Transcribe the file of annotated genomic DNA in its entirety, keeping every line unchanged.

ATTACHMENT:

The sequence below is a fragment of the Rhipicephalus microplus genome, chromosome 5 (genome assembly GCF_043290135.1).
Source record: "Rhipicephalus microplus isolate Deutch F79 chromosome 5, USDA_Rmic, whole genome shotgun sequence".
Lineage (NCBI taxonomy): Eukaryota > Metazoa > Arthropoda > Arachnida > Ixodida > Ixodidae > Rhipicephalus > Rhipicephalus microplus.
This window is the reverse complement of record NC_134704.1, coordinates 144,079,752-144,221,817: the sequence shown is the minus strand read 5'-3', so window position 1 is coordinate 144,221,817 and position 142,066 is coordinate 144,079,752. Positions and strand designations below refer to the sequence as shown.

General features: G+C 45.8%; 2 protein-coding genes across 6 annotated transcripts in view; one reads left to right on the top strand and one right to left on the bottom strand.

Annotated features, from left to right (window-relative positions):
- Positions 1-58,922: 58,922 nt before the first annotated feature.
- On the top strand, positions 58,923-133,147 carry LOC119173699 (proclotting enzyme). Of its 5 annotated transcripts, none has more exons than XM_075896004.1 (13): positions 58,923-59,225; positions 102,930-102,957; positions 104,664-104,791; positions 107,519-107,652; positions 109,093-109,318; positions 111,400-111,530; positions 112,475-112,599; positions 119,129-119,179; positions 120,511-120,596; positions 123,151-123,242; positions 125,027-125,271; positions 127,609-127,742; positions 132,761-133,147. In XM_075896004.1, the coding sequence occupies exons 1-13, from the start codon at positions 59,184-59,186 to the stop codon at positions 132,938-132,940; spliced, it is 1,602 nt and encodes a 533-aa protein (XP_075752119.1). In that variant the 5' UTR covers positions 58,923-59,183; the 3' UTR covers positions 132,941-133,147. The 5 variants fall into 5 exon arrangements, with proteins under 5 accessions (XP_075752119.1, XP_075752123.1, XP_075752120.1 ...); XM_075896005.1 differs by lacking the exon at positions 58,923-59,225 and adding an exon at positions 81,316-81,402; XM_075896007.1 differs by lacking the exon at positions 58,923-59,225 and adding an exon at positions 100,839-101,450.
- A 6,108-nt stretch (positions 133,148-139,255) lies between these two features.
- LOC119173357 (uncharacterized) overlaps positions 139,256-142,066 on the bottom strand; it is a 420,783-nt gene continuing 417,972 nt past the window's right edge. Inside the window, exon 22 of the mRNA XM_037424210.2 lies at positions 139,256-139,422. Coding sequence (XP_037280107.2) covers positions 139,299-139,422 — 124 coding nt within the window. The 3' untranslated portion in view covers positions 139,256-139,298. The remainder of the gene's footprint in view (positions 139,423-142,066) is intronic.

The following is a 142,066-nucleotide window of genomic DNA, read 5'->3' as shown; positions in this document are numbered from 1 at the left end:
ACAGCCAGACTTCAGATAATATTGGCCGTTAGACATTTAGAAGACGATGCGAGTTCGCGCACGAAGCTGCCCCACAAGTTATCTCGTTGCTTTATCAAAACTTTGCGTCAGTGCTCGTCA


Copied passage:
The sequence below is a fragment of the Rhipicephalus microplus genome, chromosome 5 (genome assembly GCF_043290135.1).
Source record: "Rhipicephalus microplus isolate Deutch F79 chromosome 5, USDA_Rmic, whole genome shotgun sequence".
Lineage (NCBI taxonomy): Eukaryota > Metazoa > Arthropoda > Arachnida > Ixodida > Ixodidae > Rhipicephalus > Rhipicephalus microplus.
This window is the reverse complement of record NC_134704.1, coordinates 144,079,752-144,221,817: the sequence shown is the minus strand read 5'-3', so window position 1 is coordinate 144,221,817 and position 142,066 is coordinate 144,079,752. Positions and strand designations below refer to the sequence as shown.

General features: G+C 45.8%; 2 protein-coding genes across 6 annotated transcripts in view; one reads left to right on the top strand and one right to left on the bottom strand.

Annotated features, from left to right (window-relative positions):
- Positions 1-58,922: 58,922 nt before the first annotated feature.
- On the top strand, positions 58,923-133,147 carry LOC119173699 (proclotting enzyme). Of its 5 annotated transcripts, none has more exons than XM_075896004.1 (13): positions 58,923-59,225; positions 102,930-102,957; positions 104,664-104,791; positions 107,519-107,652; positions 109,093-109,318; positions 111,400-111,530; positions 112,475-112,599; positions 119,129-119,179; positions 120,511-120,596; positions 123,151-123,242; positions 125,027-125,271; positions 127,609-127,742; positions 132,761-133,147. In XM_075896004.1, the coding sequence occupies exons 1-13, from the start codon at positions 59,184-59,186 to the stop codon at positions 132,938-132,940; spliced, it is 1,602 nt and encodes a 533-aa protein (XP_075752119.1). In that variant the 5' UTR covers positions 58,923-59,183; the 3' UTR covers positions 132,941-133,147. The 5 variants fall into 5 exon arrangements, with proteins under 5 accessions (XP_075752119.1, XP_075752123.1, XP_075752120.1 ...); XM_075896005.1 differs by lacking the exon at positions 58,923-59,225 and adding an exon at positions 81,316-81,402; XM_075896007.1 differs by lacking the exon at positions 58,923-59,225 and adding an exon at positions 100,839-101,450.
- A 6,108-nt stretch (positions 133,148-139,255) lies between these two features.
- LOC119173357 (uncharacterized) overlaps positions 139,256-142,066 on the bottom strand; it is a 420,783-nt gene continuing 417,972 nt past the window's right edge. Inside the window, exon 22 of the mRNA XM_037424210.2 lies at positions 139,256-139,422. Coding sequence (XP_037280107.2) covers positions 139,299-139,422 — 124 coding nt within the window. The 3' untranslated portion in view covers positions 139,256-139,298. The remainder of the gene's footprint in view (positions 139,423-142,066) is intronic.

The following is a 142,066-nucleotide window of genomic DNA, read 5'->3' as shown; positions in this document are numbered from 1 at the left end:
ACAGCCAGACTTCAGATAATATTGGCCGTTAGACATTTAGAAGACGATGCGAGTTCGCGCACGAAGCTGCCCCACAAGTTATCTCGTTGCTTTATCAAAACTTTGCGTCAGTGCTCGTCA